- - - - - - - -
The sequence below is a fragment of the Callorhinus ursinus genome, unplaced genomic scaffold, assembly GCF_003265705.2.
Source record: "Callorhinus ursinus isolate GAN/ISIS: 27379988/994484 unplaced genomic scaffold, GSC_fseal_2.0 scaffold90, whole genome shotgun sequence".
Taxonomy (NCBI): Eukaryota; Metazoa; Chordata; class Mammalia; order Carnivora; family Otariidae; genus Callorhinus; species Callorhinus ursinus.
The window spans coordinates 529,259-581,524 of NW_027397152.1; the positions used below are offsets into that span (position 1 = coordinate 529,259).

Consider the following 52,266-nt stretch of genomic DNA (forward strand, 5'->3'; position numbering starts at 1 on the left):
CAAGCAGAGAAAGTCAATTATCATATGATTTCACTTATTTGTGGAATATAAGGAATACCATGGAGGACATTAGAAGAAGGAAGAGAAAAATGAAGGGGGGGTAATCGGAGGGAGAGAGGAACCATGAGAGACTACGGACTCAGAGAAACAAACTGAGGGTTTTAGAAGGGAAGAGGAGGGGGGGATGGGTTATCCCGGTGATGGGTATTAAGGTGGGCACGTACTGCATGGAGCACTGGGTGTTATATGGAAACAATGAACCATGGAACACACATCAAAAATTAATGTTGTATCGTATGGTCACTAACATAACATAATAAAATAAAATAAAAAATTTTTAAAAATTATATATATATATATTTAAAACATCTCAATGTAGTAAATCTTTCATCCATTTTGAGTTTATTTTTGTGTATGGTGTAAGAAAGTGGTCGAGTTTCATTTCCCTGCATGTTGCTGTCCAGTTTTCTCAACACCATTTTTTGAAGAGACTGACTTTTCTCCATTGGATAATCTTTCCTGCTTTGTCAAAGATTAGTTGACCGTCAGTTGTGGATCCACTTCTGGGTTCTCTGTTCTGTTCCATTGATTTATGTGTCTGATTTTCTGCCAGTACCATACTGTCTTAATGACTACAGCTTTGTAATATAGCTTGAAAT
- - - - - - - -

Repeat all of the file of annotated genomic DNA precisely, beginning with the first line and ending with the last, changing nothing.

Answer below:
The sequence below is a fragment of the Callorhinus ursinus genome, unplaced genomic scaffold, assembly GCF_003265705.2.
Source record: "Callorhinus ursinus isolate GAN/ISIS: 27379988/994484 unplaced genomic scaffold, GSC_fseal_2.0 scaffold90, whole genome shotgun sequence".
Taxonomy (NCBI): Eukaryota; Metazoa; Chordata; class Mammalia; order Carnivora; family Otariidae; genus Callorhinus; species Callorhinus ursinus.
The window spans coordinates 529,259-581,524 of NW_027397152.1; the positions used below are offsets into that span (position 1 = coordinate 529,259).

Consider the following 52,266-nt stretch of genomic DNA (forward strand, 5'->3'; position numbering starts at 1 on the left):
CAAGCAGAGAAAGTCAATTATCATATGATTTCACTTATTTGTGGAATATAAGGAATACCATGGAGGACATTAGAAGAAGGAAGAGAAAAATGAAGGGGGGGTAATCGGAGGGAGAGAGGAACCATGAGAGACTACGGACTCAGAGAAACAAACTGAGGGTTTTAGAAGGGAAGAGGAGGGGGGGATGGGTTATCCCGGTGATGGGTATTAAGGTGGGCACGTACTGCATGGAGCACTGGGTGTTATATGGAAACAATGAACCATGGAACACACATCAAAAATTAATGTTGTATCGTATGGTCACTAACATAACATAATAAAATAAAATAAAAAATTTTTAAAAATTATATATATATATATTTAAAACATCTCAATGTAGTAAATCTTTCATCCATTTTGAGTTTATTTTTGTGTATGGTGTAAGAAAGTGGTCGAGTTTCATTTCCCTGCATGTTGCTGTCCAGTTTTCTCAACACCATTTTTTGAAGAGACTGACTTTTCTCCATTGGATAATCTTTCCTGCTTTGTCAAAGATTAGTTGACCGTCAGTTGTGGATCCACTTCTGGGTTCTCTGTTCTGTTCCATTGATTTATGTGTCTGATTTTCTGCCAGTACCATACTGTCTTAATGACTACAGCTTTGTAATATAGCTTGAAAT